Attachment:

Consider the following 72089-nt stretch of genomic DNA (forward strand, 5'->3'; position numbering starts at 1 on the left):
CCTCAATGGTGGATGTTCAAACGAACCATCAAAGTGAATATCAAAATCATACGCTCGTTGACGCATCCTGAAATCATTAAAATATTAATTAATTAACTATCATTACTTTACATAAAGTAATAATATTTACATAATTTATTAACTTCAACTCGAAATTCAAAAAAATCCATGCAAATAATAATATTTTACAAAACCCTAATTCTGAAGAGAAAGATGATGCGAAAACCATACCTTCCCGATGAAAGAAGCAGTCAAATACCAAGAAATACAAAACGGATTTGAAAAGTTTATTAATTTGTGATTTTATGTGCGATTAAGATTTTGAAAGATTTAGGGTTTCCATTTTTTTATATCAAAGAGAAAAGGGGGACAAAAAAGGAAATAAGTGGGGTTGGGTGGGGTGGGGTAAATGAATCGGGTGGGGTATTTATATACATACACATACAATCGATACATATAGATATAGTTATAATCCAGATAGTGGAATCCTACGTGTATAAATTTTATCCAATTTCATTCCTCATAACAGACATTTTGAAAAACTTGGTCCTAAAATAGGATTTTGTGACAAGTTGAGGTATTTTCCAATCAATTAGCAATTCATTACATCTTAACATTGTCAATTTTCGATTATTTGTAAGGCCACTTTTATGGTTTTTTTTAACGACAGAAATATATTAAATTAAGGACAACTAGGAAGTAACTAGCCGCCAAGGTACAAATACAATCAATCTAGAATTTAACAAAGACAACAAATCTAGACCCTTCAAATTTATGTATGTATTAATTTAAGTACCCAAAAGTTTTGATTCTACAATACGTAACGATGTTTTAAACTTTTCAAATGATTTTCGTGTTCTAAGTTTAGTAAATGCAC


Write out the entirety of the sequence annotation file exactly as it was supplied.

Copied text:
Consider the following 72089-nt stretch of genomic DNA (forward strand, 5'->3'; position numbering starts at 1 on the left):
CCTCAATGGTGGATGTTCAAACGAACCATCAAAGTGAATATCAAAATCATACGCTCGTTGACGCATCCTGAAATCATTAAAATATTAATTAATTAACTATCATTACTTTACATAAAGTAATAATATTTACATAATTTATTAACTTCAACTCGAAATTCAAAAAAATCCATGCAAATAATAATATTTTACAAAACCCTAATTCTGAAGAGAAAGATGATGCGAAAACCATACCTTCCCGATGAAAGAAGCAGTCAAATACCAAGAAATACAAAACGGATTTGAAAAGTTTATTAATTTGTGATTTTATGTGCGATTAAGATTTTGAAAGATTTAGGGTTTCCATTTTTTTATATCAAAGAGAAAAGGGGGACAAAAAAGGAAATAAGTGGGGTTGGGTGGGGTGGGGTAAATGAATCGGGTGGGGTATTTATATACATACACATACAATCGATACATATAGATATAGTTATAATCCAGATAGTGGAATCCTACGTGTATAAATTTTATCCAATTTCATTCCTCATAACAGACATTTTGAAAAACTTGGTCCTAAAATAGGATTTTGTGACAAGTTGAGGTATTTTCCAATCAATTAGCAATTCATTACATCTTAACATTGTCAATTTTCGATTATTTGTAAGGCCACTTTTATGGTTTTTTTTAACGACAGAAATATATTAAATTAAGGACAACTAGGAAGTAACTAGCCGCCAAGGTACAAATACAATCAATCTAGAATTTAACAAAGACAACAAATCTAGACCCTTCAAATTTATGTATGTATTAATTTAAGTACCCAAAAGTTTTGATTCTACAATACGTAACGATGTTTTAAACTTTTCAAATGATTTTCGTGTTCTAAGTTTAGTAAATGCAC